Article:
WASHINGTON (Reuters) - U.S. states filed a lawsuit accusing Teva Pharmaceuticals USA Inc of orchestrating a sweeping scheme with 19 other drug companies to inflate drug prices - sometimes by more than 1,000% - and stifle competition for generic drugs, state prosecutors said on Saturday.
Soaring drug prices from both branded and generic manufacturers have sparked outrage and investigations in the United States. The criticism has come from across the political spectrum, from President Donald Trump, a Republican, to progressive Democrats including U.S. Senator Elizabeth Warren, who is running for president.
The 20 drug companies engaged in illegal conspiracies to divide up the market for drugs to avoid competing and, in some cases, conspired to either prevent prices from dropping or to raise them, according to the complaint by 44 U.S. states, filed on Friday in the U.S. District Court in Connecticut.
A representative of Teva USA, a unit of Israeli company Teva Pharmaceutical Industries Ltd, said it will fight the lawsuit.
“The allegations in this new complaint, and in the litigation more generally, are just that – allegations,” it said in a statement. “Teva continues to review the issue internally and has not engaged in any conduct that would lead to civil or criminal liability.”
The 500-page lawsuit accuses the generic drug industry, which mainly sells medicines that are off patent and should be less expensive, of a long history of discreet agreements to ensure that companies that are supposedly competitors each get a “fair share.”
The situation worsened in 2012, the complaint said.
“Apparently unsatisfied with the status quo of ‘fair share’ and the mere avoidance of price erosion, Teva and its co-conspirators embarked on one of the most egregious and damaging
price-fixing conspiracies in the history of the United States,” the complaint said.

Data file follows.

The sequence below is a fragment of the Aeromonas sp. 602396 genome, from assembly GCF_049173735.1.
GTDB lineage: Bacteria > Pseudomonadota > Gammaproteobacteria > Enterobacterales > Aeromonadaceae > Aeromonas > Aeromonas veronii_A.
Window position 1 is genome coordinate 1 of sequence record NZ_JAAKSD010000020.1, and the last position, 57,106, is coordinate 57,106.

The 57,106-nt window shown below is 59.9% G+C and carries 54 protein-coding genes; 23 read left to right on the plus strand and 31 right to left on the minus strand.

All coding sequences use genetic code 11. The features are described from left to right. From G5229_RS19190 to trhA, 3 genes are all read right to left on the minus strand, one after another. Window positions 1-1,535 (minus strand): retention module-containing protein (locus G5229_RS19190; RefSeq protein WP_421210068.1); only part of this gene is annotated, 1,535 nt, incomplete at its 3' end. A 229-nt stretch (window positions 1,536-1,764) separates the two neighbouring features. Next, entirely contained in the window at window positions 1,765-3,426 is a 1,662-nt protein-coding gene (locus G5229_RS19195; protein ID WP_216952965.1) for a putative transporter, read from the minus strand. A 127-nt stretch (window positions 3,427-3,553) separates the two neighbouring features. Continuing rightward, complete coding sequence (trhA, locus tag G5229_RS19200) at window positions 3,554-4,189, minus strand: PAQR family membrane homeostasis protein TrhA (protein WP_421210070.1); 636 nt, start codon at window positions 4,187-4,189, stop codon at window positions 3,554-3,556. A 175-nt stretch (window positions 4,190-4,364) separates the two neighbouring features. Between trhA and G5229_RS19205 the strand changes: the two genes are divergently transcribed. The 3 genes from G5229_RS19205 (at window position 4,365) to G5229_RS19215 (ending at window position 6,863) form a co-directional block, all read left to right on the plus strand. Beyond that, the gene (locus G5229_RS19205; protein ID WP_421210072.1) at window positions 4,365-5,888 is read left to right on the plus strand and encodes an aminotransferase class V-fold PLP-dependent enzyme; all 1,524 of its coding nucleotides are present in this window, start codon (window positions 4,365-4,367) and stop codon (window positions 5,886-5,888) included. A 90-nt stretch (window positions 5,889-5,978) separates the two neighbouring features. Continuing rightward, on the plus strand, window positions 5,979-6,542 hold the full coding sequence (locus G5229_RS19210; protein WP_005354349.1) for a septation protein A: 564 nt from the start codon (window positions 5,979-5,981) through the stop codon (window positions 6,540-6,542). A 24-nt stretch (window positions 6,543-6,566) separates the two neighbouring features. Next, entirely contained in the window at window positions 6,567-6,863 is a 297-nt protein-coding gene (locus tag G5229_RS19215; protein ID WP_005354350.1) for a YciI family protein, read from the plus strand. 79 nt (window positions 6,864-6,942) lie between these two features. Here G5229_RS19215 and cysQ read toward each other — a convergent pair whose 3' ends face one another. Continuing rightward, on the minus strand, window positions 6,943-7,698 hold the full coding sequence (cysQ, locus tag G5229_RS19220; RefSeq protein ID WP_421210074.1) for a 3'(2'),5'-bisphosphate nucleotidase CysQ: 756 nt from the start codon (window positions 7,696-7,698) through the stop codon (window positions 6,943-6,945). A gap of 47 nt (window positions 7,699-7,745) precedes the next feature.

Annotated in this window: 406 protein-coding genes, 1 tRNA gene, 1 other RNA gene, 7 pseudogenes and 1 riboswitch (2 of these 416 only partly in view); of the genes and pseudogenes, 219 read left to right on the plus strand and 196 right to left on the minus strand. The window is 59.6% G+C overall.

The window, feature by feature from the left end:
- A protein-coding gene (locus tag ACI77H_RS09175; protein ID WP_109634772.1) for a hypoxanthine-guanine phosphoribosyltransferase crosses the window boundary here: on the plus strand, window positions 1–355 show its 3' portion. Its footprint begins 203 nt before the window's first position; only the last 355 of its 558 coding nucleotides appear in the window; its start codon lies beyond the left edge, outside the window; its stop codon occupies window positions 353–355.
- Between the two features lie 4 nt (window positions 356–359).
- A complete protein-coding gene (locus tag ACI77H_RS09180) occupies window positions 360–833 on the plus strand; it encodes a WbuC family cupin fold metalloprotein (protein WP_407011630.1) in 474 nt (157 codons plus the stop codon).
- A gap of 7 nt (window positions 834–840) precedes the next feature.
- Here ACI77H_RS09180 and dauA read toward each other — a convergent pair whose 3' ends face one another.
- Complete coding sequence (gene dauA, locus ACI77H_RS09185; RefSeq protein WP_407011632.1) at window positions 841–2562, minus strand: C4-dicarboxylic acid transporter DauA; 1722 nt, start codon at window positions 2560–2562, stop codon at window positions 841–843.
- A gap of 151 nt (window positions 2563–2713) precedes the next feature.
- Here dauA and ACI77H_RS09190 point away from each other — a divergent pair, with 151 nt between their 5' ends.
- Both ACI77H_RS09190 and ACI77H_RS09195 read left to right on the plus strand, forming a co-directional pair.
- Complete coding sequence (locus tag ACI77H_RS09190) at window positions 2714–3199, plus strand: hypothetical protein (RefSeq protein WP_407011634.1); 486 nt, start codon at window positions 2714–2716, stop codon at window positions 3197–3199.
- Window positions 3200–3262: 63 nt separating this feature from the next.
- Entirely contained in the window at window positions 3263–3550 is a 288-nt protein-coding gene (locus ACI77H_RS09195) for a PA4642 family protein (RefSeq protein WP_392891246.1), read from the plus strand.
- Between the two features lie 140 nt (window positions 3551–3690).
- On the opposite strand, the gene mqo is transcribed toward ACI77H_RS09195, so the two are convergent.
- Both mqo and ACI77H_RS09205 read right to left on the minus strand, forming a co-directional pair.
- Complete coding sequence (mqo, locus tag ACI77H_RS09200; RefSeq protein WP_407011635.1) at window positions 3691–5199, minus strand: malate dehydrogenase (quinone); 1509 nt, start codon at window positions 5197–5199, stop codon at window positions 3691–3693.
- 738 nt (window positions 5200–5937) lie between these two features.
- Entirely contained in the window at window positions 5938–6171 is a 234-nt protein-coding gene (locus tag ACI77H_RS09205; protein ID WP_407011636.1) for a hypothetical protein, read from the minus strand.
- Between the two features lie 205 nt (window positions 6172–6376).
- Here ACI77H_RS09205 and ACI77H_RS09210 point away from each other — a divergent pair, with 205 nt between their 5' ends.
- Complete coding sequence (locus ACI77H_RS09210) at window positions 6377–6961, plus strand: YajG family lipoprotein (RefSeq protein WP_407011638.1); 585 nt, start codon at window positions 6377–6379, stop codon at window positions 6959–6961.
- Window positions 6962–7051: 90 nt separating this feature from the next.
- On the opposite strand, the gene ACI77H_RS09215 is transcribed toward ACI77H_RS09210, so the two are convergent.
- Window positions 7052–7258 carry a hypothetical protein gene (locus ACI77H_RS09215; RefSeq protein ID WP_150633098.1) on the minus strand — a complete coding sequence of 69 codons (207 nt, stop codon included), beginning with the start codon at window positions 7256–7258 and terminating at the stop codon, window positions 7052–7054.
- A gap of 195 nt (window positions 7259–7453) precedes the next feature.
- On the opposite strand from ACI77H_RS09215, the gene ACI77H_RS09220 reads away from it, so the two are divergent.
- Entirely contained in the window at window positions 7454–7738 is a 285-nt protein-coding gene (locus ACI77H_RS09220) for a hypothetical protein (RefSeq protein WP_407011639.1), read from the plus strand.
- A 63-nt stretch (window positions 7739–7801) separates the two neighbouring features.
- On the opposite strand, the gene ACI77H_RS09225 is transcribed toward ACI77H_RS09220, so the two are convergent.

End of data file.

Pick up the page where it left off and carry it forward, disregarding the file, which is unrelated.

With Teva at the center of the conspiracy, the drug companies colluded to significantly raise prices on 86 medicines between July 2013 and January 2015, the complaint said.
Representatives of Sandoz, another company named in the lawsuit, did not immediately respond to a request for comment.
The drugs included everything from tablets and capsules to creams and ointments to treat conditions including diabetes, high cholesterol, high blood pressure, cancer, epilepsy and more, they said. In some instances, the coordinated price increases were more than 1,000 percent, the lawsuit said.
The lawsuit also names 15 individuals as defendants who it said carried out the schemes on a day-to-day basis.
“The level of corporate greed alleged in this multistate lawsuit is heartless and unconscionable,” Nevada Governor Steve Sisolak said in a statement.
According to New Jersey Attorney General Gurbir Grewal, more than half of the corporate defendants are based in New Jersey, and five of the individual defendants live in the state.
The lawsuit seeks damages, civil penalties and actions by the court to restore competition to the generic drug market.
Generic drugs can save drug buyers and taxpayers tens of billions of dollars a year because they are a lower-priced alternative to brand-name drugs.
“Generic drugs were one of the few ‘bargains’ in the United States healthcare system,” the lawsuit said.
However, it added, “Prices for hundreds of generic drugs have risen – while some have skyrocketed, without explanation, sparking outrage from politicians, payers and consumers across the country whose costs have doubled, tripled, or even increased 1,000% or more.”
As a result of the drug companies’ conspiracies, it said, consumers and states paid “substantially inflated and anticompetitive prices for numerous generic pharmaceutical drugs” while the drug companies profited.
The lawsuit filed on Friday is parallel to an action brought in December 2016 by the attorneys general of 45 states and the District of Columbia. That case was later expanded to include more than a dozen drugmakers.
Reporting by Doina Chiacu in Washington; Additional reporting by Ishita Palli in Bengaluru and Nate Raymond in Boston; Editing by Matthew Lewis
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